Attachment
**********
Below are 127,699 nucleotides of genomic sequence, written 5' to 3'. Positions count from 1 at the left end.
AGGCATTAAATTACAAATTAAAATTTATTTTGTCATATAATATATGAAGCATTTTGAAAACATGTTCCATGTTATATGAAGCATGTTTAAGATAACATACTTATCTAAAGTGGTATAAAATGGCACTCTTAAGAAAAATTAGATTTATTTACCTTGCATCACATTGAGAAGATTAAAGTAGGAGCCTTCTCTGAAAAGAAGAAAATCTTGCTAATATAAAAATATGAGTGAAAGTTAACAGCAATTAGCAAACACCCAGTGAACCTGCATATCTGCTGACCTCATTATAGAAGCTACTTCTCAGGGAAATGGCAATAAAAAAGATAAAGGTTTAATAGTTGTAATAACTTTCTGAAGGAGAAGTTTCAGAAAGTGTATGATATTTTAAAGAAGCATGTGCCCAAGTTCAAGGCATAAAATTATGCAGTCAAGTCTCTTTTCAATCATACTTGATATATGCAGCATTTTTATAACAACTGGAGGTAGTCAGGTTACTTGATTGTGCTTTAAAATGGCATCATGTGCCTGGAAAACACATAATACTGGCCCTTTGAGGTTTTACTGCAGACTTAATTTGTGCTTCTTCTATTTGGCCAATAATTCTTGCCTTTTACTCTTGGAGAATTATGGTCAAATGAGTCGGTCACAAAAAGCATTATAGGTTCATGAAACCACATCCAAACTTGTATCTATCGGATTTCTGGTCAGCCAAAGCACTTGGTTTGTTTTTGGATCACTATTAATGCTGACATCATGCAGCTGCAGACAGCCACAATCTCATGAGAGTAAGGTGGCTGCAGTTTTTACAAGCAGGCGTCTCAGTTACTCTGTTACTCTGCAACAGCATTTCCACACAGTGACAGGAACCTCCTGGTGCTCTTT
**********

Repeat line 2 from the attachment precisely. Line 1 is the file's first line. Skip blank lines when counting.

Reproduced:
AGGCATTAAATTACAAATTAAAATTTATTTTGTCATATAATATATGAAGCATTTTGAAAACATGTTCCATGTTATATGAAGCATGTTTAAGATAACATACTTATCTAAAGTGGTATAAAATGGCACTCTTAAGAAAAATTAGATTTATTTACCTTGCATCACATTGAGAAGATTAAAGTAGGAGCCTTCTCTGAAAAGAAGAAAATCTTGCTAATATAAAAATATGAGTGAAAGTTAACAGCAATTAGCAAACACCCAGTGAACCTGCATATCTGCTGACCTCATTATAGAAGCTACTTCTCAGGGAAATGGCAATAAAAAAGATAAAGGTTTAATAGTTGTAATAACTTTCTGAAGGAGAAGTTTCAGAAAGTGTATGATATTTTAAAGAAGCATGTGCCCAAGTTCAAGGCATAAAATTATGCAGTCAAGTCTCTTTTCAATCATACTTGATATATGCAGCATTTTTATAACAACTGGAGGTAGTCAGGTTACTTGATTGTGCTTTAAAATGGCATCATGTGCCTGGAAAACACATAATACTGGCCCTTTGAGGTTTTACTGCAGACTTAATTTGTGCTTCTTCTATTTGGCCAATAATTCTTGCCTTTTACTCTTGGAGAATTATGGTCAAATGAGTCGGTCACAAAAAGCATTATAGGTTCATGAAACCACATCCAAACTTGTATCTATCGGATTTCTGGTCAGCCAAAGCACTTGGTTTGTTTTTGGATCACTATTAATGCTGACATCATGCAGCTGCAGACAGCCACAATCTCATGAGAGTAAGGTGGCTGCAGTTTTTACAAGCAGGCGTCTCAGTTACTCTGTTACTCTGCAACAGCATTTCCACACAGTGACAGGAACCTCCTGGTGCTCTTT